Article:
Rolling Stone #173: Uriah Heep

Uriah Heep: The Road Takes Its Toll

Los Angeles – “I thought the sum-bitch was dead,” said Warner Bros. promo man Pat Morris, one of the few who allegedly saw Uriah Heep bassist Gary Thain “seriously shocked” during a Dallas concert in mid-September. “He was just playing, then all of a sudden it was like he was having an epileptic fit. The guy was riveted to the neck of his guitar, shaking violently. Then he turned completely white and fell over on his face. I swear he looked like he’d done a deep-six.”

The jolt, which immediately ended a nationwide tour three dates from completion, now appears to be less than a major factor in the cancellation. According to lead singer David Byron, Thain had been seriously ill with borderline hepatitis as well as “completely exhausted” with road fatigue at the time. “If he hadn’t been sick already,” Byron admits, “I guess we would have been able to finish out the tour.”

Some inside sources, including a promoter handling one of the canceled shows, privately maintained there was no shock at all. “Gary had been really abusing himself mentally and physically,” said a friend. “He looked like hell. Emaciated, with thighs as thick as his wrists. And then during the Dallas concert, he cracked. He flipped out.” Road managers and band members – organist Ken Hensley, drummer Lee Kerslake and guitarist Mick Box fill out the lineup – all have an amorphous, memory of the incident. None has any idea whose fault the potentially fatal electric blast was, nor are there indications that they are taking any trouble to find out. The suspiciously cloudy details tend to substantiate the no-shock story.

Whatever the mishap, everyone agrees that it was a direct result of Uriah Heep’s incessant touring schedule. “We’ve been on the road since our first album,” Henley says, sighing. “The press has never really accepted us, so we figured the only way to get anywhere was to keep playing. It’s that way with most English rock & roll bands trying to break through to an American audience. Our music isn’t so special that people would immediately prefer it over everything else. So basically we were five nice little English boys touring around the country saying ‘yes please’ and ‘thank you’ 13 months a year. And now look what we’ve done. Gary’s fallen over. Terrific.”

Byron, on the other hand, can’t think of anything he’d rather do more than tour. “I love being on the road. It’s my whole life, really. Sickness, fatigue… it’s just a hazard of the business. Every job has its hazards. We tour six or eight months a year and the rest of the time is spent recording. We have to release a record every six months. In the end, we usually take four weeks off every year. We’ve got to keep touring, it’s the only way to pay the bills. Especially now that taxes in England are incredible. We may just pack up and move over here.”

In the four years since their first album, Very ‘Eavy, Very ‘Umble, Uriah Heep’s hard work has paid off. Their tours invariably sell out every city’s biggest hall and although their albums have penetrated the Top Ten only once with Uriah Heep Live, the last five of the band’s eight LPs have been gold.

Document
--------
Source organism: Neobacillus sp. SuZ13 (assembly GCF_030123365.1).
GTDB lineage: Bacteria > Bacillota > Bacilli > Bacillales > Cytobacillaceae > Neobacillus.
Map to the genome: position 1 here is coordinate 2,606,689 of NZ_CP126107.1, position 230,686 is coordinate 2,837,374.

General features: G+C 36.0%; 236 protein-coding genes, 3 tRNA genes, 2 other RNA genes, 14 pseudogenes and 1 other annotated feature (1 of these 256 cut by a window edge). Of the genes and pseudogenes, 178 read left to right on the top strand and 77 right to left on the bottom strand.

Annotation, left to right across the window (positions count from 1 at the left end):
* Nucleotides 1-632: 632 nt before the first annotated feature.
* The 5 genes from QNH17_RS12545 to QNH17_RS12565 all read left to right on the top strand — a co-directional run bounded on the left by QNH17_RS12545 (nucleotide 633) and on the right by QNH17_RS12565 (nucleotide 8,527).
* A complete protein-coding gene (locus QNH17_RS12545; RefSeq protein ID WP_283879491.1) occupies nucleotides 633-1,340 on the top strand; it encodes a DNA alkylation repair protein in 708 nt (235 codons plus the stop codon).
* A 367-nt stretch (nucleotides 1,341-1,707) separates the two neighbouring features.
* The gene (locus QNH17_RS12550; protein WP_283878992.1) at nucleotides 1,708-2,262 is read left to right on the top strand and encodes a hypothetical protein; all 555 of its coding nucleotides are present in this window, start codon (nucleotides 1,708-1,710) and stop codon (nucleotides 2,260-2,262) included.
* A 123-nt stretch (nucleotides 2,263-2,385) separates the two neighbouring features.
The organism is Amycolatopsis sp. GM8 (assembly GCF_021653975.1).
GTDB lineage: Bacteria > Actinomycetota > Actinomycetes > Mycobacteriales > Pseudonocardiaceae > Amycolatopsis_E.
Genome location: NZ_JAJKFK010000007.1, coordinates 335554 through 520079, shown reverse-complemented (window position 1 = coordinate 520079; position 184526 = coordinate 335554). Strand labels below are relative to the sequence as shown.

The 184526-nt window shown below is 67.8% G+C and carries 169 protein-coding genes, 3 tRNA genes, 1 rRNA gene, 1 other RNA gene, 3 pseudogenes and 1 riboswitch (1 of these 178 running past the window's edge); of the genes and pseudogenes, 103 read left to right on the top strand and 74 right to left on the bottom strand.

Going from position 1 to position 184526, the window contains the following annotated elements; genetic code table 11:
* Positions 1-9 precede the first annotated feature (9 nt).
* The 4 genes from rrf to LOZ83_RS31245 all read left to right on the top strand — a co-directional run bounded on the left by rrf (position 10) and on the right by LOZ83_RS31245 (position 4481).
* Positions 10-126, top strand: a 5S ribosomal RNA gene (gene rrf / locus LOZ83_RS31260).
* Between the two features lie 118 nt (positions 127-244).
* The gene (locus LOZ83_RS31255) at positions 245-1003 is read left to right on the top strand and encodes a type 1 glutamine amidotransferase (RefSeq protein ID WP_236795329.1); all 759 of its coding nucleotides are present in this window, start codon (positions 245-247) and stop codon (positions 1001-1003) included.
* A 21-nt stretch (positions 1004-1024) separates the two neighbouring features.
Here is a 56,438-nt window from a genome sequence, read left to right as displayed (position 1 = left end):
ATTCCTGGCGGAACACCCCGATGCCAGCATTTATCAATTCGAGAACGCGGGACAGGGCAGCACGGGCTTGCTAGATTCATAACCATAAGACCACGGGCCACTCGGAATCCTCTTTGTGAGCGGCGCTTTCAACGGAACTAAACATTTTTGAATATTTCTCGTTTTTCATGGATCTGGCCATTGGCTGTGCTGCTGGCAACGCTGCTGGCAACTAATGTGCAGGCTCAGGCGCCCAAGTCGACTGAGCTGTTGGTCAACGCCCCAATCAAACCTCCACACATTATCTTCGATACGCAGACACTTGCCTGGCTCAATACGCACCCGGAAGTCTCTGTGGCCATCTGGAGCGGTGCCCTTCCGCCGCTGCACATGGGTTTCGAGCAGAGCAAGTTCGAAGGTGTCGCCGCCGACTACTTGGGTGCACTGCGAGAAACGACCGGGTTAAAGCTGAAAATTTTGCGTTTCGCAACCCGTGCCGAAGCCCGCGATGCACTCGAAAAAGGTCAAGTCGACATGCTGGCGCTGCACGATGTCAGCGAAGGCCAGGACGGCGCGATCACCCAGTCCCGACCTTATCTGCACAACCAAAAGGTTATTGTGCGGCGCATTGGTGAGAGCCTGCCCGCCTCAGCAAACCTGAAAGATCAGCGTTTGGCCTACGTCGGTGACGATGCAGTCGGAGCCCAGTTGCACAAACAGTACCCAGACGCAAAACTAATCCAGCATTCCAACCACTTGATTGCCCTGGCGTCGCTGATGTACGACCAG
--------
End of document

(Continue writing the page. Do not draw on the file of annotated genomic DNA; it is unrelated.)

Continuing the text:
Hensley, for one, would like to forget about maintaining the bands’ commerciality and start upgrading their artistic stature. “I could care less about the money,” he says. “Unfortunately, that’s not the prevalent attitude. The emphasis has gone off music and onto big business. I can’t relate to that situation, so I’m hoping for what has to be a major change in the next year. There’s gonna have to be a lot of alterations around this group. If people aren’t interested in the music, I’m not interested in them as people. I’m a musician and the only thing I seem to be seeing around here are dollar signs. It’s wrong for musicians to keep playing with a specific directive of hanging out for a few more years and collecting the bucks so they can buy farms and property. Music is a much larger commitment than that.”

Uriah Heep has tampered little with their proven formula. Each album contains the same basic recipe of Byron’s brawny, overstated delivery over needlessly pretentious instrumentation. They may very well be a Deep Purple for thinking 12-year-olds but as one critic has suggested, their music runs the entire gamut from A to B. “No one every takes us seriously,” says Hensley, the only member with an apparently crystallized image of the band’s critical status. “Our management quit showing us reviews a long, long time ago.”

If it looks like Hensley, who is currently finishing up his second solo album, is lacing up his walking shoes…well, we’ll soon see. “After my first album [Proud Words on a Dusty Shelf], there were two or three prominent people in the business who told me I’d be better off on my own. I just said, ‘Rubbish, I’m not going to run away.’ But fuck, it’s such an uphill battle.

“This tour as a whole has been disappointing, in some cases nauseating. Uriah Heep is not the type of band that will ever get to the heights of superstardom like the Stones.”

Courtesy of Rolling Stone #173 – Cameron Crowe – November 7, 1974